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Highlights

  • Seismic traveltime tomography imaging at Alepotrypa Cave (Diros, Greece)
  • Interpreted sediment interfaces provide deposition patterns and allow for thickness and volume estimations
  • Reconstructed buried cave morphology allows for visualization of the buried cave floor shape and cross-section

Abstract

The deposition of unconsolidated clay sediments in caves, in relation to the buried morphology of the karstic conduit, are important parameters for the study of cave evolution. We introduce the application of an active seismic imaging technique to investigate the clay deposits and bedrock morphology in caves. Seismic traveltime tomography, applied for the first time in cave studies, can assist with the interpretation of cave geomorphology. Utilizing the P-wave velocity contrast between the clay sediments and the surrounding rock mass, we map the buried rock surface and significant sediment interfaces and provide an estimate of the sediment thickness and volume. Our study focuses on the Alepotrypa Cave located in Diros (Peloponnese, Greece), revealing important information for the evolution of the cave. The proposed technique could be applied in caves with significant clay deposits, in order to constrain the clay volume and reconstruct the buried floor shape of the cave. The technique exploits fully the ground morphology and access points in a cave, so it is suitable for a detailed three-dimensional exploration of cave deposits and the underlying cave morphology.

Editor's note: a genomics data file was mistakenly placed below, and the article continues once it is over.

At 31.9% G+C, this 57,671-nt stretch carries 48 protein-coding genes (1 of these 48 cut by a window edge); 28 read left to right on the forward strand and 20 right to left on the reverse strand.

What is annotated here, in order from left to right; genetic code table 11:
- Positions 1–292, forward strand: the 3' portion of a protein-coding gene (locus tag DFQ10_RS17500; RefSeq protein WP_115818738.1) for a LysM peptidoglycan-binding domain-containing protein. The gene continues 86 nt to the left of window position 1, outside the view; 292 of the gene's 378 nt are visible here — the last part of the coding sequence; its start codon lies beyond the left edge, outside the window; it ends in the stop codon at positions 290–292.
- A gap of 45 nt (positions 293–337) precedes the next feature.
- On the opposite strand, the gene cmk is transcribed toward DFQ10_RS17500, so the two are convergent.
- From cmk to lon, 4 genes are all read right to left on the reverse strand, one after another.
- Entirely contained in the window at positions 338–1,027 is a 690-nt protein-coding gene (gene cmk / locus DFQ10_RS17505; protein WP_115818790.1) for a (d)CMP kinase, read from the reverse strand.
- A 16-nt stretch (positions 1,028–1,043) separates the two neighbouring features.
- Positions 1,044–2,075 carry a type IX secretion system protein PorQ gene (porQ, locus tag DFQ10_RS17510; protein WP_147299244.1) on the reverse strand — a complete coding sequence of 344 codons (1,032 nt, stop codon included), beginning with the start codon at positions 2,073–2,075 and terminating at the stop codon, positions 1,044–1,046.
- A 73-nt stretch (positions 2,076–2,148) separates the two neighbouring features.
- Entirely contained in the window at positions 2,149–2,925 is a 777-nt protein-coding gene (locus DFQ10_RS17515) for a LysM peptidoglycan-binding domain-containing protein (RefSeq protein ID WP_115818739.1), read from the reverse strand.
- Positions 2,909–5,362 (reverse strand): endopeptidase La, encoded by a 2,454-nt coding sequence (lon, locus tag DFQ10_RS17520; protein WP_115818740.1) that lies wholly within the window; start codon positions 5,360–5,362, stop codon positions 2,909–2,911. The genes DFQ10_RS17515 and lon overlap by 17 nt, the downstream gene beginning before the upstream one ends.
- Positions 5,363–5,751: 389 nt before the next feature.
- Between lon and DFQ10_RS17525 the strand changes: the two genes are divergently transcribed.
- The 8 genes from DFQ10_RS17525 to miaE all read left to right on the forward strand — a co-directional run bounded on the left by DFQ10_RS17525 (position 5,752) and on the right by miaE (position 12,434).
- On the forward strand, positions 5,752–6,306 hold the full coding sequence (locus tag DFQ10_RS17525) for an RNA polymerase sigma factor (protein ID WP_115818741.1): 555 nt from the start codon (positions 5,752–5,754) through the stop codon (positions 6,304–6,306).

DOI

https://doi.org/10.5038/1827-806X.46.1.2005

Creative Commons License

Creative Commons License
This work is licensed under a Creative Commons Attribution-Noncommercial 4.0 License

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